In general, should all woods, including hardwoods, be pre-conditioned before staining?

I’m making a small hall bench using maple and cherry wood, and I have a question about finishing. I intend to colour the whole thing with a cherry stain. Is it necessary to pre-condition the wood first?

No, I wouldn’t pre-condition your project. I’ve seen great value in applying pre-conditioning liquids to softwood with high resin contents because it evens out stain absorption and colour. Without pre-conditioning on most pine, for instance, you get blotchy results. But since hardwoods don’t contain resins, that won’t be a problem for you with this project. If in doubt, prepare some samples on scrap wood and see what the difference is. I suspect the pre-conditioned surfaces will be lighter, though the colour will be just as even compared with the non-conditioned sample. If you’ve never stained cherry before, there’s an advantage to the process that you might not realize. Although cherry turns a rich brown colour with exposure to light, there are sometimes areas of light-coloured sap wood that will never darken. Applying stain to cherry projects evens out these light areas, boosting the consistency and richness of the surface.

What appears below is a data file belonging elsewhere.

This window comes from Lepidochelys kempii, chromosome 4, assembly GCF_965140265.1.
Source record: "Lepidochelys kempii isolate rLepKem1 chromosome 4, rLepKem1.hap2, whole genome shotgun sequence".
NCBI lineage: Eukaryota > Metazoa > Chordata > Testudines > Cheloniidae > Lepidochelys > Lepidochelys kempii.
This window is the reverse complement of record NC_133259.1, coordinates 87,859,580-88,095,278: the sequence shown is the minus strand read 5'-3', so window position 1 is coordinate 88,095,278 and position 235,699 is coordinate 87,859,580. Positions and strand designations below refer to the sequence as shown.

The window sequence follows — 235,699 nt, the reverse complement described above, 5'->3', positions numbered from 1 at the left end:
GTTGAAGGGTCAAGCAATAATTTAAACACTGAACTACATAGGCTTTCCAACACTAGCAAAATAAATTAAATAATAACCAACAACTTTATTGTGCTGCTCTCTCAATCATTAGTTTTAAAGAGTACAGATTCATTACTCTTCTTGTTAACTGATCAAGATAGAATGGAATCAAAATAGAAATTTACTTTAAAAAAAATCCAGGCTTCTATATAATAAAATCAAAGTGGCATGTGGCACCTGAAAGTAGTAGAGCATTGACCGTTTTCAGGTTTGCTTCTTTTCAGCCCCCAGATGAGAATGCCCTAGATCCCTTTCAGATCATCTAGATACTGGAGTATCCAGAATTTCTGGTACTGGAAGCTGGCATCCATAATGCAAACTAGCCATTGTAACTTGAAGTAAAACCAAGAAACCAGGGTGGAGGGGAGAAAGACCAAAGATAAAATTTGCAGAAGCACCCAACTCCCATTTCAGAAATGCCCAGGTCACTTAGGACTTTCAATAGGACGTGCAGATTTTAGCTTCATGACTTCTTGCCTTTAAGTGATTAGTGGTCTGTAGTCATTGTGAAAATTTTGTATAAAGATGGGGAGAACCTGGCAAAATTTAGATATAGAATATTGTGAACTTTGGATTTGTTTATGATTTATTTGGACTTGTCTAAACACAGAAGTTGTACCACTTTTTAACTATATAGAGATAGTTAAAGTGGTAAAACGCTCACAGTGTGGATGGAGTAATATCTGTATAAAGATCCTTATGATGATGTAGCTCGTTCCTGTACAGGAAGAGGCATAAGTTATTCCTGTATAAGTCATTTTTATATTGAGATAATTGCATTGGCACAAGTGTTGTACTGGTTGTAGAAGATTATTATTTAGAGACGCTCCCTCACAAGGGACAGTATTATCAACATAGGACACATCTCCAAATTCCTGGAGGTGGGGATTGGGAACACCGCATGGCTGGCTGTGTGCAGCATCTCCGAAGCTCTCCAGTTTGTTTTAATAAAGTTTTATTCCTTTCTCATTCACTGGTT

Posted on February 11th, 2013